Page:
Point Of Know Return ($5 Blowout Price!)

Perhaps a bit of a rehash (or a further extension) of Leftoverture, it sold like mad back in 1977. Has the played-to-death-even-hear-it-in-elevators hit "Dust In The Wind". This remastered set also has two unreleased bonus tracks.

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  • European only 2CD greatest hits set. The 2 CDs features remastered versions of classic tracks plus you get 3 unreleased acoustic tracks recorded in 2000 by Jon Oliva.
    $14.00
  • "Blue Öyster Cult tried a new producer on Mirrors, replacing longtime mentor Sandy Pearlman with Tom Werman, a CBS staffer who had worked with Cheap Trick and Ted Nugent. The result is an album that tries to straddle pop and hard rock just as those acts did, emphasizing choral vocals (plus female backup) and a sharp, trebly sound. But this approach appeared to displease longtime metal-oriented fans without attracting new ones: "In Thee" became a minor singles-chart entry, but the album broke BÖC's string of five gold or platinum albums in a row. The real reason simply may have been that the songs weren't distinctive enough. Much of this is generic hard rock that could have been made by any one of a dozen '70s arena bands." - All Music Guide
    $7.00
  • "Three years after Ai, Taiwanese symphonic power metal band Seraphim is back in strength with the well-titled Chinese language record Rising, which was also released with English lyrics to the international market one year later. A lot of things have changed between the third and the fourth (and up to now, last) records from the band. Guitarist Lucas Huang, drummer Simon Lin, bassist Jax Yeh and even singer Pay Lee left the band for numerous reasons. Band leader Kessier Hsu was responsible for guitar and bass duties on this release. The new singer Quinn Weng had joined the band back in 2004, and new drummer Van Shaw completed the trio in 2005. Bassist Mars Liu only joined the band shortly after the recordings in 2007, while second guitarist Thiago Trinsi from Brazil came to the band in 2010.Despite all these changes, the fourth record is typically Seraphim, with all the trademarks that distinguished the first three records, and only a few minor differences. The clean male vocals and death growls are less present on this release, and the music focuses on the vocal duties of new singer Quinn Weng. She had quite a difficult task in replacing the unique and powerful voice of Pay Lee, but does a very solid job. Her vocals are very grounded, but nevertheless variable. They are less operatic and spiritual than those of her predecessor, but I think she appeals to a wider audience, as her vocals rock more and fit more neatly into the power metal genre. This being said, the new record has less symphonic elements and focuses on more power metal sounds. The songs have become faster and heavier than ever before, and the drumming in particular is a killer on this release. Just listen to an energizing song like “Spring Wind” and you will understand what I mean. The music makes me think of the Liechtenstein gothic metal outfit Elis or Germany’s Xandria at times.The softer tracks are much less prominent on this album, but once they finally appear they are very strong. “No More” is a dreamy and transcending rock ballad with some commercial potential (and I mean this in the most positive way). The track has an amazing guitar solo, but it’s the calm parts that make me think of a symphonic new age epic. Let me add that Quinn Weng gives her best performance of the record on this track, truly equaling Peggy Lee. She sounds almost as heavenly as her predecessor did, but adds her very own touch upon this track that sends shivers down my spine. This song is definitely one of two highlights of this release, and also one of the strongest tracks in the band’s entire discography, as far as I’m concerned.My personal highlight of the record is nevertheless an epic symphonic piece that goes back to the style of the previous records and takes it to a new level of greatness. The stunning title track “Rising” is easily among the best of Seraphim’s catalog. In almost ten minutes, the song never gets boring, and features very elaborate song writing with catchy parts and diversified changes, as well as folky passages and heavier instrumental parts with tight riffs. This track is a firework of diversity and an absolute must-hear anthem for fans of gothic, power, and symphonic metal alike.In the end, this record is generally much heavier and obviously power metal-oriented than previous releases. Gone are most of the heavenly symphonic elements, but Rising is a lot faster and really rocks. Despite this new direction, old and new fans alike should be kept happy, and funnily enough, the two most outstanding songs are the ballad and the self-titled epic. The new line-up sounds fresh and promising, and I still hope for a new fifth release that might arrive in coming years. The band members are now living all around the world in Canada, Iceland, and Taiwan, but they are bound to meet again this year, and will hopefully work on new compositions. I will certainly keep in touch with Seraphim, and suggest that you do so as well, as well as (re)discover their back catalog while we wait for new things to come!" - Black Wind Metal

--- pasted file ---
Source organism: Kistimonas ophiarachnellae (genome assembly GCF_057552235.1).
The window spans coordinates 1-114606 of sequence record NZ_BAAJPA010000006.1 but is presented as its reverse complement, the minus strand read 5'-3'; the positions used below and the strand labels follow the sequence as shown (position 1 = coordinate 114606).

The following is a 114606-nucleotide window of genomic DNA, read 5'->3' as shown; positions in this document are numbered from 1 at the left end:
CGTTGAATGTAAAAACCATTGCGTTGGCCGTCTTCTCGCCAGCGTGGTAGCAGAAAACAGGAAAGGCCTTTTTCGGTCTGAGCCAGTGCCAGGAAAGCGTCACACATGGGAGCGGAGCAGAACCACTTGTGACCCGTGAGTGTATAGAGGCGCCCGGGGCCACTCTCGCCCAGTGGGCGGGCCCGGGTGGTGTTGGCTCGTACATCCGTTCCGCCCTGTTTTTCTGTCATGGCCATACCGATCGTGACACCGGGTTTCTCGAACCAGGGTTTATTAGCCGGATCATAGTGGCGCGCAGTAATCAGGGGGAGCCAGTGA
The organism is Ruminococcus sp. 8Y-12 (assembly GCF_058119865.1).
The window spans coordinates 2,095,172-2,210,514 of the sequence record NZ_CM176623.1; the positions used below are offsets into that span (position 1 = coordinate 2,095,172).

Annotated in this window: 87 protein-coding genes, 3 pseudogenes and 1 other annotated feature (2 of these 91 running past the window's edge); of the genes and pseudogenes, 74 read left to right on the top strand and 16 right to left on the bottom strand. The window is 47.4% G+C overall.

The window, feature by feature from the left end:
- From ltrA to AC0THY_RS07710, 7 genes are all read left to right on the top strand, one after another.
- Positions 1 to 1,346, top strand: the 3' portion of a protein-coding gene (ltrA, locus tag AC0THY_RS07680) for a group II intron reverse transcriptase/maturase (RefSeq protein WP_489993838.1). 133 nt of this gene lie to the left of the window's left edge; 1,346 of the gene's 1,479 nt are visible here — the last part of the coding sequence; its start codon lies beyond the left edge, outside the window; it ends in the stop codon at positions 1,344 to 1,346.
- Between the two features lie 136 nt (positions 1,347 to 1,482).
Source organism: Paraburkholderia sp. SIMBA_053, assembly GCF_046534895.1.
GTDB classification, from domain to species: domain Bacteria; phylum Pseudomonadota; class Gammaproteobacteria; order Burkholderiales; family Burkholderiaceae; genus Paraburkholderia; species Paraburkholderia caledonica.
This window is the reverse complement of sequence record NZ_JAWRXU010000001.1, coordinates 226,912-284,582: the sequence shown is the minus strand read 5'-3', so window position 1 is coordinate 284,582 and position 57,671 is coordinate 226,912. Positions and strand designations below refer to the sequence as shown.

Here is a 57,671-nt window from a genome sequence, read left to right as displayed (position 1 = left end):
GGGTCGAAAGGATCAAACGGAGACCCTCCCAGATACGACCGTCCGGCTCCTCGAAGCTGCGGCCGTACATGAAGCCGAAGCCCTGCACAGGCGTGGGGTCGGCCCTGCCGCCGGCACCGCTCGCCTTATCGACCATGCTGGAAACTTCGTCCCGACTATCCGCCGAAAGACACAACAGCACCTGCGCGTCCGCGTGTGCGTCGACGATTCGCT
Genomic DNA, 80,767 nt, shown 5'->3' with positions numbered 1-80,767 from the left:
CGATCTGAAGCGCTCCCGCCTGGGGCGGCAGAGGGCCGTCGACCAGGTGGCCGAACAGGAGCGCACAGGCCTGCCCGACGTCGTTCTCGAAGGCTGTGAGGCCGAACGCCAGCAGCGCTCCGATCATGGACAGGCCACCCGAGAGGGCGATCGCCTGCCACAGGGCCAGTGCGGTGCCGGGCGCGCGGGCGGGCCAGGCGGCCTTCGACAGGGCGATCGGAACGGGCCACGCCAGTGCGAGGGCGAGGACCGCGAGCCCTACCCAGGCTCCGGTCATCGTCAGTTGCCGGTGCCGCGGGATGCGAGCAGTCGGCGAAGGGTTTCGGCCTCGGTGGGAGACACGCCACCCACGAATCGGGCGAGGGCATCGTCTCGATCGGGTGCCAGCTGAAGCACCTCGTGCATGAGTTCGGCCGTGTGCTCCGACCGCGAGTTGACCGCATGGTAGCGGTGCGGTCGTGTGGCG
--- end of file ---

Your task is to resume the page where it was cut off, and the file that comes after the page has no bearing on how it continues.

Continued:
$13.00